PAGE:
Page:Littell's Living Age - Volume 131.djvu/777

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From The Contemporary Review.


The Eastern question has taken one of those strides in advance which, in the evolution of political events, cannot be retraced. Whatever else may issue out of the present political imbroglio, it is as certain as anything future can be that the yoke of the Turk can never again be imposed on the Christians of the revolted provinces in European Turkey. Autonomy, real, practical autonomy, they must have in some shape or another. It need not follow from this that there should be a single Turk the fewer in the provinces in question. But the Turk must no longer have the upper hand, and the instruments of his oppression must "clear out, bag and baggage." Nothing short of this will satisfy either the exigencies of the case, or the forces which are arrayed against the Sublime Porte, and whose action will no longer be arrested by futile programmes of paper reforms.

But what part is England to play in the drama? The nation has answered that question in tones which cannot be mistaken, and which the prime minister himself does not affect to misunderstand. It is impossible to doubt that if England were polled to-morrow it would pronounce in favor of autonomy for Bosnia, Herzegovina, and Bulgaria. Lord Derby, on the other hand, has declared that the policy on which the nation has set its heart "is outside the range of practical politics;" and it is evident that if he do not actively oppose it, he will do nothing to help it forward. His face is in one direction; that of the nation in another. He sticks to the old policy, while the nation has pronounced unmistakably in favor of a new. He still believes in the possibility of reforms initiated by the Turkish government and executed by Turkish officials. The nation regards all such plans as "outside the range of practical politics." And the nation is right, as I shall now endeavor to show.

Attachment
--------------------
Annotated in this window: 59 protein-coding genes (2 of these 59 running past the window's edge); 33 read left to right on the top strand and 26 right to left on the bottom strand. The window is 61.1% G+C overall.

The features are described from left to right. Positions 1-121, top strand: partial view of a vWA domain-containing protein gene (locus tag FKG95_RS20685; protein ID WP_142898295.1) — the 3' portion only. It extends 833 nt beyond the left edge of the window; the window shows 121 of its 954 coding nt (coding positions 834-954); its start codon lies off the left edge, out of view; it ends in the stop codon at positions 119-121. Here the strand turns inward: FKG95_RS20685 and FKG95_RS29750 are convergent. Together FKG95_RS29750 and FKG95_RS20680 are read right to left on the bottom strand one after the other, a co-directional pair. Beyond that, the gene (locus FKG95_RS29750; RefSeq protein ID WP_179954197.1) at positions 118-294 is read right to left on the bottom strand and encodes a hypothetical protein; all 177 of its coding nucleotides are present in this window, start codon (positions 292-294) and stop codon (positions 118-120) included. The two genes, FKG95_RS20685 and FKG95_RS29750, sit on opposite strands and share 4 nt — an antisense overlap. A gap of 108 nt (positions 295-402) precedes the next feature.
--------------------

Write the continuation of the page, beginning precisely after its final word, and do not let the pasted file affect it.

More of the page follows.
Six months ago the mass of Englishmen and Englishwomen had the vaguest possible idea of the real condition of the Christian subjects of the Porte. They now know that they are grievously oppressed, and exposed occasionally to unspeakable atrocities. But very few people in England even now have any idea of the nature of the oppression under which the Christian rayah groans, or of the absolute hopelessness of any remedy short of autonomy. I am no apologist for Russian atrocities, or any other atrocities. But to compare the doings of Russia in Turkistan, granting the absolute truth of every detail, to the doings of Turkey in her Christian provinces, is to misunderstand the whole question at issue.

Is it right or wise [asks a vigorous writer in the new number of the Quarterly Review to cut off a whole family of mankind from our sympathy in order to sympathize the more with the victims of their crimes? Shall we apply the rule, only on the slopes of the Balkan, and not to the wilds of Circassia and Glencoe? to the valley of the Hebrus, and not to the Ganges, nor to the plains of Poland, or Hungary, or Turkestan? to Scio, and not to Jamaica? The terrible name even of Batak has a suspicious likeness to Badajoz.

Let us grant, for the sake of argument, that the crimes heaped together in this passage are all of the same moral hue, and that there is not much to choose between them; still the fact would be nothing to the purpose. What the Turkish atrocities have revealed and brought home to multitudes who never realized the fact before, is not that human nature, be it Turkish, Russian, or English, is capable in certain emergencies of doing frightful things, but that there is in the midst of us an organized political power of such a character that crimes against human nature are a necessary and a normal outcome of its existence. Russian troops may commit atrocities on the plains of Poland or the wilds of Turkistan. British troops may massacre men, women, and children in the streets of Badajoz or in the village and pass of Glencoe. But these crimes are violations of the moral code professed and ordinarily acted on by Russia and Great Britain. They are things which have to be explained, apologized for, and excused on the plea of extenuating circumstances, such as accident, misunderstanding, or dire necessity. They are never defended as right in themselves,